For example where is the proof that subjects really interpreted results in terms of social hierarchy? What authors think was associated with social status can simply be an anticipation of difficulty of the game - since player rank is linked to gaming ability if you see a player higher ranked you know he won more games therefore you anticipate tougher game and enjoy victory more, loosing to inferior player is also more frustrating.
Cheshire
not rated yet Jul 16, 2009
n=72 per the article.

The study results are consistent with prior research. For example, "people who felt more joy when they won also felt more pain when they lost." is consistent with Kahneman and Tversky's Prospect Theory, which predicts the pain of losing would be more than the joy of winning (for the same amount of gain/loss). That would be true for opponents of near or equal rank. The research aupporting Prospect Theory suggests that it takes a gain of about 2 to equate to a loss of 1. In the context of the study, that would mean that beating a significantly higher ranked opponents would provide the same joy as losing to that opponent.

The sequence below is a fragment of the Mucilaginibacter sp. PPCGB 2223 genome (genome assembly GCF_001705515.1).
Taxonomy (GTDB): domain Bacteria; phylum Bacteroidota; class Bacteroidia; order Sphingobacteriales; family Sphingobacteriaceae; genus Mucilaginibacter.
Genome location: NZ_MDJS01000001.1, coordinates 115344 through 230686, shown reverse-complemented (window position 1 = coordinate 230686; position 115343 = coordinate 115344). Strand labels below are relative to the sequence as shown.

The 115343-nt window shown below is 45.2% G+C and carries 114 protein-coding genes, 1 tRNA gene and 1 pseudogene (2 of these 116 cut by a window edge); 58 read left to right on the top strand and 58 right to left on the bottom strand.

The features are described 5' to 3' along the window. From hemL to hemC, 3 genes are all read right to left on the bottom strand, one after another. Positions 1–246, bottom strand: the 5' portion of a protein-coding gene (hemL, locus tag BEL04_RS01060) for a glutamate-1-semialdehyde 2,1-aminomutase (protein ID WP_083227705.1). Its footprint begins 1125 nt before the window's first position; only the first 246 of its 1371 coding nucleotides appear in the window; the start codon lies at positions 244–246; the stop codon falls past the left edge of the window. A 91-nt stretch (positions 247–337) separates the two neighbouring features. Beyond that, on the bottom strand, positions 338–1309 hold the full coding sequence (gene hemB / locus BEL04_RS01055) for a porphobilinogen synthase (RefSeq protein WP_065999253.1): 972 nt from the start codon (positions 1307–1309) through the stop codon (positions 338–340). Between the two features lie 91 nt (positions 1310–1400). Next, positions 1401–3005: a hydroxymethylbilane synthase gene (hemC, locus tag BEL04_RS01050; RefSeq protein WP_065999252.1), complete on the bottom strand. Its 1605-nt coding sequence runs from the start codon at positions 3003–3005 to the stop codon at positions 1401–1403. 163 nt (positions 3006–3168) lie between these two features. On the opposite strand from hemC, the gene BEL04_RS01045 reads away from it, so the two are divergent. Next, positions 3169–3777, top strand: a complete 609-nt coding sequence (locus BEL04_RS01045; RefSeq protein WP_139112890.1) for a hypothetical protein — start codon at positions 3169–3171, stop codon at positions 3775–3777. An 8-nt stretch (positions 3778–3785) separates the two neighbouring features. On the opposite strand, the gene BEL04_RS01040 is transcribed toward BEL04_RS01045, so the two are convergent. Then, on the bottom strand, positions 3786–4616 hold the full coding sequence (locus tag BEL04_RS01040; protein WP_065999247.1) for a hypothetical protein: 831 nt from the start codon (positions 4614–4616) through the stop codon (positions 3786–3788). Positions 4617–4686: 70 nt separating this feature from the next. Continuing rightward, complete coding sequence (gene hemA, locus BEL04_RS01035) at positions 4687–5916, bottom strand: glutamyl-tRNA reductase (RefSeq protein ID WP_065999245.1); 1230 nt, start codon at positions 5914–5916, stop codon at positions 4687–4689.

As we can observe hierarchal ranking in most social mammals, the suggestion of a genetic link is not surprising.